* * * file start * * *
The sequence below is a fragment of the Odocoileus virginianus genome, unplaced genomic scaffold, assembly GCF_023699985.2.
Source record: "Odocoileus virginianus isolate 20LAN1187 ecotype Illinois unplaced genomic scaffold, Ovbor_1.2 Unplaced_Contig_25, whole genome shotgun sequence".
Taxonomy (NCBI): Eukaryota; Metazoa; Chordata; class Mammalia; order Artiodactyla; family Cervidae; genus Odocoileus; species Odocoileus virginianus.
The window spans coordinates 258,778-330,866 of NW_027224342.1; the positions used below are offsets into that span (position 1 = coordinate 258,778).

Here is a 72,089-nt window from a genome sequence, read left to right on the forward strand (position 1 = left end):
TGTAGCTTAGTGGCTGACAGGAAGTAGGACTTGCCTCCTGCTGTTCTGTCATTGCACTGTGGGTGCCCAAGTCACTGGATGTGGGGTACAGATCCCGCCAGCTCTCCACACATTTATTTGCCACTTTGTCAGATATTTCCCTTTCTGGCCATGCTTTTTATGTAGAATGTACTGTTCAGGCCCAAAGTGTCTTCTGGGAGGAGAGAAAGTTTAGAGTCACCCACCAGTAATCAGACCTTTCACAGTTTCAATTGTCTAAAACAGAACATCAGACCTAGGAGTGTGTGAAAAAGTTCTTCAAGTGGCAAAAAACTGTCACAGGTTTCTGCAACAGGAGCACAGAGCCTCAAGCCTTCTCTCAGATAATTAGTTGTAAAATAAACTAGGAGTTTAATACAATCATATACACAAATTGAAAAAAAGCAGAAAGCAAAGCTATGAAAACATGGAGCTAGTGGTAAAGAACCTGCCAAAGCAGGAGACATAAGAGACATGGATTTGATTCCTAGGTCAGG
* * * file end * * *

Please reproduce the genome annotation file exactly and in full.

The sequence below is a fragment of the Odocoileus virginianus genome, unplaced genomic scaffold, assembly GCF_023699985.2.
Source record: "Odocoileus virginianus isolate 20LAN1187 ecotype Illinois unplaced genomic scaffold, Ovbor_1.2 Unplaced_Contig_25, whole genome shotgun sequence".
Taxonomy (NCBI): Eukaryota; Metazoa; Chordata; class Mammalia; order Artiodactyla; family Cervidae; genus Odocoileus; species Odocoileus virginianus.
The window spans coordinates 258,778-330,866 of NW_027224342.1; the positions used below are offsets into that span (position 1 = coordinate 258,778).

Here is a 72,089-nt window from a genome sequence, read left to right on the forward strand (position 1 = left end):
TGTAGCTTAGTGGCTGACAGGAAGTAGGACTTGCCTCCTGCTGTTCTGTCATTGCACTGTGGGTGCCCAAGTCACTGGATGTGGGGTACAGATCCCGCCAGCTCTCCACACATTTATTTGCCACTTTGTCAGATATTTCCCTTTCTGGCCATGCTTTTTATGTAGAATGTACTGTTCAGGCCCAAAGTGTCTTCTGGGAGGAGAGAAAGTTTAGAGTCACCCACCAGTAATCAGACCTTTCACAGTTTCAATTGTCTAAAACAGAACATCAGACCTAGGAGTGTGTGAAAAAGTTCTTCAAGTGGCAAAAAACTGTCACAGGTTTCTGCAACAGGAGCACAGAGCCTCAAGCCTTCTCTCAGATAATTAGTTGTAAAATAAACTAGGAGTTTAATACAATCATATACACAAATTGAAAAAAAGCAGAAAGCAAAGCTATGAAAACATGGAGCTAGTGGTAAAGAACCTGCCAAAGCAGGAGACATAAGAGACATGGATTTGATTCCTAGGTCAGG